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As part of Mawas Conservation Program, Tuanan Orangutan Research Station was built by the BOS Foundation in 2002. Here we have collaborated with Carel P. van Schaik and Maria van Noordwijk of the University of Zurich, Erin R. Vogel of the Rutgers University, and Dr. Sri Suci Utami and Drs. Tatang Mitra-Setia of the National University in Jakarta since 2003.

Research focuses on wild orangutan behavior as well as the effects of habitat degradation on orangutans in particular and other biodiversity in general. The results are expected to deepen our understanding of orangutans and their natural habitat, which in turn give us the necessary knowledge to run our orangutan reintroduction programs and habitat restoration program.

Wild orangutans are orangutans who have never been taken out of their natural habitat, living freely and independently where they rightfully belong all their lives. Semi wilds are orangutans who were evicted from their natural habitat for various reasons, but at the time of rescue still retained their true nature and have consistently showed that they have learned adequate forest skills to be returned to natural habitat; while rehabilitants are orangutans who were rescued at a very young age and/or had been kept by humans as pets. Rehabilitants typically did not have or had lost most of the necessary skills to survive independently in the forest and thus must go through an intensive rehabilitation process, which can take up to seven years on average. Based on data of wild orangutan behavior, we learn to best educate the rehabilitants in our rehabilitation centers. Mawas is home to around 3,000 wild orangutans.

Learning from Orangutans
There are a lot of behavioral data that must be collected by researchers every day in Tuanan, including social behavior (peering/friendship), food selections (including medicinal plants that they eat when they are sick), personal care (grooming), playful behavior, exploration areas, sounds made by them at specific moments, and so on.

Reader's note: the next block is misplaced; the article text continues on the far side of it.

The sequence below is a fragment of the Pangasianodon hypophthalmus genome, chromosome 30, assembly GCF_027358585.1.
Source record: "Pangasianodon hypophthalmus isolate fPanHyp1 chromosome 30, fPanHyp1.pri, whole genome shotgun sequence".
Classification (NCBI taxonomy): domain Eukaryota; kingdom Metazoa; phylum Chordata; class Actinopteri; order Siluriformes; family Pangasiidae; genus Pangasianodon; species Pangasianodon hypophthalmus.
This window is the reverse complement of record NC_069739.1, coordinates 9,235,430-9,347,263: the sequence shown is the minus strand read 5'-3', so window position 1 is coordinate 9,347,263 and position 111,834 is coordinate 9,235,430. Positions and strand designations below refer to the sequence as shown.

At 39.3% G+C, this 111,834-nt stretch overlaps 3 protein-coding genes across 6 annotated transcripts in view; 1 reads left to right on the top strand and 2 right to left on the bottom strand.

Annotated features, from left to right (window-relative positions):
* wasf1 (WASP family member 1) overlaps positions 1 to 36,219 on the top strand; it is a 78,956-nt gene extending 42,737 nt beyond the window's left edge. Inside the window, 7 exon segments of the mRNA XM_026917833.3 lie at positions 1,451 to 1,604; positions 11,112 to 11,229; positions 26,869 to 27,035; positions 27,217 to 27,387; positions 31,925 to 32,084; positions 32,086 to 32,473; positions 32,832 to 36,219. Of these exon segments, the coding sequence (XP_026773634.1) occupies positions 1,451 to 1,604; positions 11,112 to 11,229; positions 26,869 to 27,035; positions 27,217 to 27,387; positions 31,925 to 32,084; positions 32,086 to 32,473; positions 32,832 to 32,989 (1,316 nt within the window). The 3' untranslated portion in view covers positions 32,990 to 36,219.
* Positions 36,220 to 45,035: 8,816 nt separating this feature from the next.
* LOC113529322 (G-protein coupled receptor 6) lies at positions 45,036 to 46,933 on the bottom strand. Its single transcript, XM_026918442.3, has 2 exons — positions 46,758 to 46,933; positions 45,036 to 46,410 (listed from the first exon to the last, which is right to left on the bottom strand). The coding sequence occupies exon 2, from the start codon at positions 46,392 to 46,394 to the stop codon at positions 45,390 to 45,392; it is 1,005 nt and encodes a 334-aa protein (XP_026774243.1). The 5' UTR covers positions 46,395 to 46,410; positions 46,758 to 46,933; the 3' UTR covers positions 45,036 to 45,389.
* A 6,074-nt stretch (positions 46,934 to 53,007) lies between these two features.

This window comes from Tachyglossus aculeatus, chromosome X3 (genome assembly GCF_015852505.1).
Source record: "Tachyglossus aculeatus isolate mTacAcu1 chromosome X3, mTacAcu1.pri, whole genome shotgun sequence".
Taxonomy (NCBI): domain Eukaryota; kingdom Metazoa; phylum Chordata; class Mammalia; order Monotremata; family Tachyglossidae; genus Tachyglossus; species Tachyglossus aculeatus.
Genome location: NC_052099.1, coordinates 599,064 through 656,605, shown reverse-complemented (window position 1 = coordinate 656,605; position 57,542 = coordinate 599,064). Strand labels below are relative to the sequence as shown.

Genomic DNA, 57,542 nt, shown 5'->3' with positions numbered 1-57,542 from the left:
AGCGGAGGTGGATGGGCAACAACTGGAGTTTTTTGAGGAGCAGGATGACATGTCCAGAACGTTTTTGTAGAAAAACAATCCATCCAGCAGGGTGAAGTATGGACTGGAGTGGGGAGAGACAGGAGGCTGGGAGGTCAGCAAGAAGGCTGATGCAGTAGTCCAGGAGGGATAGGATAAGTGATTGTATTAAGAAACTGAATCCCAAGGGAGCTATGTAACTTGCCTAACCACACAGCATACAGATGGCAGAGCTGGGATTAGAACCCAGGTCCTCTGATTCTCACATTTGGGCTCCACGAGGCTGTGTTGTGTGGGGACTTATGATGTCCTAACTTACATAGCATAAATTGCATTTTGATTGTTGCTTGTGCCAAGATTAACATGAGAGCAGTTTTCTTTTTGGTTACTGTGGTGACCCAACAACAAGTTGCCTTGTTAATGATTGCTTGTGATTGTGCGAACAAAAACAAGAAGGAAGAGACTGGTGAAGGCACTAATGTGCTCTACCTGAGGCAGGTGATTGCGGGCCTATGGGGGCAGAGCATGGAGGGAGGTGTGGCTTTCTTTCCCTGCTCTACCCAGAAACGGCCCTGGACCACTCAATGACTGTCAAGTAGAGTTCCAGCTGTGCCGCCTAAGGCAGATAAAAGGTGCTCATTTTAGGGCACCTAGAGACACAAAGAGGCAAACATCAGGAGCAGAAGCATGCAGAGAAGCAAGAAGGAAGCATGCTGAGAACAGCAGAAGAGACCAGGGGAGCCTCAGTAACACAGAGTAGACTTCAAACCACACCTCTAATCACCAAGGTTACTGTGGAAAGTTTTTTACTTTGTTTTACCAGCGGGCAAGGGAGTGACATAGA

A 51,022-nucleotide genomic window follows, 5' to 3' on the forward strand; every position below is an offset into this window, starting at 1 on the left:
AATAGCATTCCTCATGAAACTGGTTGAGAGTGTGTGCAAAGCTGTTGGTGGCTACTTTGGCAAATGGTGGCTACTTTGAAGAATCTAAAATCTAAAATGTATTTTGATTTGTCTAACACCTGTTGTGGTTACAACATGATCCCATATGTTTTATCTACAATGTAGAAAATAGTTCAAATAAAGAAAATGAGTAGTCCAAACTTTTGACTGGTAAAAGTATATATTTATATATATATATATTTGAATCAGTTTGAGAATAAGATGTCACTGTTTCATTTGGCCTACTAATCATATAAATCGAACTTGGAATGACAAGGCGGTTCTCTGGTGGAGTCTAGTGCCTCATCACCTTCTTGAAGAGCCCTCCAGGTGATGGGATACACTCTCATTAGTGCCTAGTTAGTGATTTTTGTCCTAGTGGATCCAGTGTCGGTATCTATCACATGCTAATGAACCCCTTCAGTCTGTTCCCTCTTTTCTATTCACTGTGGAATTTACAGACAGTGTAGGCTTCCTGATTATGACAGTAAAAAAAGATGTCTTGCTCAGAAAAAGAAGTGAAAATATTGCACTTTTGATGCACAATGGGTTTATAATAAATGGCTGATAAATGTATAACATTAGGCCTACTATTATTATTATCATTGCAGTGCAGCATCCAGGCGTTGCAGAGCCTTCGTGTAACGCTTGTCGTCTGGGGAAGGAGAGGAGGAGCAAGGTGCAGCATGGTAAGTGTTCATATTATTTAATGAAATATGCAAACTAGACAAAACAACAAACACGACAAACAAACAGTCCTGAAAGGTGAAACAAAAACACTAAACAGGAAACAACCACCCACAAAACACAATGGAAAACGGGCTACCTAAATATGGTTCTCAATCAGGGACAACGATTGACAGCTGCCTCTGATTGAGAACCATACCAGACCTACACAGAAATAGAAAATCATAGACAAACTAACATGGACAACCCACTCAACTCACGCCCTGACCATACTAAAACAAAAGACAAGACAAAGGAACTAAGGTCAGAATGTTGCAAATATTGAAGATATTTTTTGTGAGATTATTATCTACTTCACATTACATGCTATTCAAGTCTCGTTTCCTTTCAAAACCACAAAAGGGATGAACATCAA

An orangutan mother with a child over 3 years old (3-7 years old) is usually observed by two researchers; one to watch the mother and the other to watch the child. This is because a young orangutan aged 3-7 years old no longer spends the days in his/her mother’s arms. At that age, the mother encourages him/her to learn to be independent by exploring on his/her own, although she still keeps an close eye from a safe distance.

The result of mother-child observations is very important to the BOS Foundation. Based on these data, we come to understand how orangutan mothers teach their children to be independent and at what age they are completely left on their own (usually around 7-8 years old). It becomes our guidelines to teach young orphaned orangutans now in our care at rehabilitation centers – both in Nyaru Menteng (Central Kalimantan) and in Samboja Lestari (East Kalimantan). We also use these guidelines to specify the minimum age of reintroduction of rehabilitated orangutans into their natural habitat.

In addition to observing orangutan behavior, the team also conducts a variety of habitat researches; one of them is plant phenology. Apart from studying plants for orangutan food, phenology also covers the study of life cycle event period and how these are influenced by seasonal and inter-annual variations in climate, as well as habitat factors (such as elevation). The results will provide knowledge on the impact of climate change on particular plants, and of course also on the behavior of orangutans in search of food.

Monitored orangutan photos are put on the Camp walls by Rini Sucahyo

Mawas is home to around 3,000 wild orangutans by Rini Sucahyo

Tuanan Orangutan Research Station by Rini Sucahyo

Staff returning from phenology monitoring by Rini Sucahyo

One of wild orangutans in Mawas, Mindy, with her child by Rini Sucahyo

To Be Wild
Observing wild orangutans is not easy. Wild orangutans are generally harder to find as they instinctively run away at the sight of humans, especially strangers whom they have never seen before. Despite clear signs that they are around (for example, through the presence of new nests), often they are nowhere to be seen. Researchers have to go into the forest many times, sometimes for weeks, until finally the wild orangutans recognize their faces and develop a sense of “trust” towards them. Only then they will be willing to let themselves be followed and observed.

We must therefore also teach this particular behavior to our rehabilitants at the centers. This is why the BOS Foundation has strict rules regarding visits to our rehabilitation centers – whether it is to just see orangutans, for educational reasons, for volunteering, for media coverage, as well as for other purposes. The more often orangutans see new people, the more familiar they become with this situation. Thus it will be difficult to teach them to regain their wild behavior. In turns, it will also be difficult to reintroduce them into their natural habitat, because they will not be able to keep themselves safe by always avoiding humans.

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